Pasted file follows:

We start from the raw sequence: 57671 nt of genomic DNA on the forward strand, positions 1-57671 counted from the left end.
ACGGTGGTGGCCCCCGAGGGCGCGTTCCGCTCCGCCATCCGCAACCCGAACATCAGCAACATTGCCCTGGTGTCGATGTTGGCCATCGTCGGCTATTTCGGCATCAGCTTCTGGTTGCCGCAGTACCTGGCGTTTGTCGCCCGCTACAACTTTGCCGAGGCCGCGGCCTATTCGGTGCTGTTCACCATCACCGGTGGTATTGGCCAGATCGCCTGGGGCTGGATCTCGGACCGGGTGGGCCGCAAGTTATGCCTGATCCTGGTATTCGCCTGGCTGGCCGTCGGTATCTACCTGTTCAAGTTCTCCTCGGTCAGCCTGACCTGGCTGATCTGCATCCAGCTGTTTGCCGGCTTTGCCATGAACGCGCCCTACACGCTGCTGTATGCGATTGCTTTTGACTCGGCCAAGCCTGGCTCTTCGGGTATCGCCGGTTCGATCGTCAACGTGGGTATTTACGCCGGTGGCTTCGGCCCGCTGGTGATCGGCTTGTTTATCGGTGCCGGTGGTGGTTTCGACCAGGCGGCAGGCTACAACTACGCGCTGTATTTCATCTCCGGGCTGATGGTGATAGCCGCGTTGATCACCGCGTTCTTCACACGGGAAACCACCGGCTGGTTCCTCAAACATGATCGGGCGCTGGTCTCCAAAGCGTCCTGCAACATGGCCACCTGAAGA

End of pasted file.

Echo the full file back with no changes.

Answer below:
We start from the raw sequence: 57671 nt of genomic DNA on the forward strand, positions 1-57671 counted from the left end.
ACGGTGGTGGCCCCCGAGGGCGCGTTCCGCTCCGCCATCCGCAACCCGAACATCAGCAACATTGCCCTGGTGTCGATGTTGGCCATCGTCGGCTATTTCGGCATCAGCTTCTGGTTGCCGCAGTACCTGGCGTTTGTCGCCCGCTACAACTTTGCCGAGGCCGCGGCCTATTCGGTGCTGTTCACCATCACCGGTGGTATTGGCCAGATCGCCTGGGGCTGGATCTCGGACCGGGTGGGCCGCAAGTTATGCCTGATCCTGGTATTCGCCTGGCTGGCCGTCGGTATCTACCTGTTCAAGTTCTCCTCGGTCAGCCTGACCTGGCTGATCTGCATCCAGCTGTTTGCCGGCTTTGCCATGAACGCGCCCTACACGCTGCTGTATGCGATTGCTTTTGACTCGGCCAAGCCTGGCTCTTCGGGTATCGCCGGTTCGATCGTCAACGTGGGTATTTACGCCGGTGGCTTCGGCCCGCTGGTGATCGGCTTGTTTATCGGTGCCGGTGGTGGTTTCGACCAGGCGGCAGGCTACAACTACGCGCTGTATTTCATCTCCGGGCTGATGGTGATAGCCGCGTTGATCACCGCGTTCTTCACACGGGAAACCACCGGCTGGTTCCTCAAACATGATCGGGCGCTGGTCTCCAAAGCGTCCTGCAACATGGCCACCTGAAGA